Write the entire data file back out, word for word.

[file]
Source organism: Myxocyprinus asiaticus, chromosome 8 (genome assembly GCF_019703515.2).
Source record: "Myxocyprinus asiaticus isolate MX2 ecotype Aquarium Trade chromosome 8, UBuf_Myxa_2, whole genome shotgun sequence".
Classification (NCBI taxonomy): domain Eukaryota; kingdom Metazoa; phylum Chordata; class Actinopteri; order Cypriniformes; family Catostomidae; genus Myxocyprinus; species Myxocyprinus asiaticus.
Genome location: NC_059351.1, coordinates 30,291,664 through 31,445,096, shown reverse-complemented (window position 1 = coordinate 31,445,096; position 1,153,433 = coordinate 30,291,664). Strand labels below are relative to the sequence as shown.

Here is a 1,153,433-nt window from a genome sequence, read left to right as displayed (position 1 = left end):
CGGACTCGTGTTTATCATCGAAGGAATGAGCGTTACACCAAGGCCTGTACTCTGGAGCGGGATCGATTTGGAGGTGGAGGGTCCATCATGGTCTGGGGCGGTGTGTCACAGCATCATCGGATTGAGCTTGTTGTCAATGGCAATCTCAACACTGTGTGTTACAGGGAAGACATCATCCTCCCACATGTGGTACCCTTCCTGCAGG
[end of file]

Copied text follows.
Source organism: Myxocyprinus asiaticus, chromosome 8 (genome assembly GCF_019703515.2).
Source record: "Myxocyprinus asiaticus isolate MX2 ecotype Aquarium Trade chromosome 8, UBuf_Myxa_2, whole genome shotgun sequence".
Classification (NCBI taxonomy): domain Eukaryota; kingdom Metazoa; phylum Chordata; class Actinopteri; order Cypriniformes; family Catostomidae; genus Myxocyprinus; species Myxocyprinus asiaticus.
Genome location: NC_059351.1, coordinates 30,291,664 through 31,445,096, shown reverse-complemented (window position 1 = coordinate 31,445,096; position 1,153,433 = coordinate 30,291,664). Strand labels below are relative to the sequence as shown.

Here is a 1,153,433-nt window from a genome sequence, read left to right as displayed (position 1 = left end):
CGGACTCGTGTTTATCATCGAAGGAATGAGCGTTACACCAAGGCCTGTACTCTGGAGCGGGATCGATTTGGAGGTGGAGGGTCCATCATGGTCTGGGGCGGTGTGTCACAGCATCATCGGATTGAGCTTGTTGTCAATGGCAATCTCAACACTGTGTGTTACAGGGAAGACATCATCCTCCCACATGTGGTACCCTTCCTGCAGG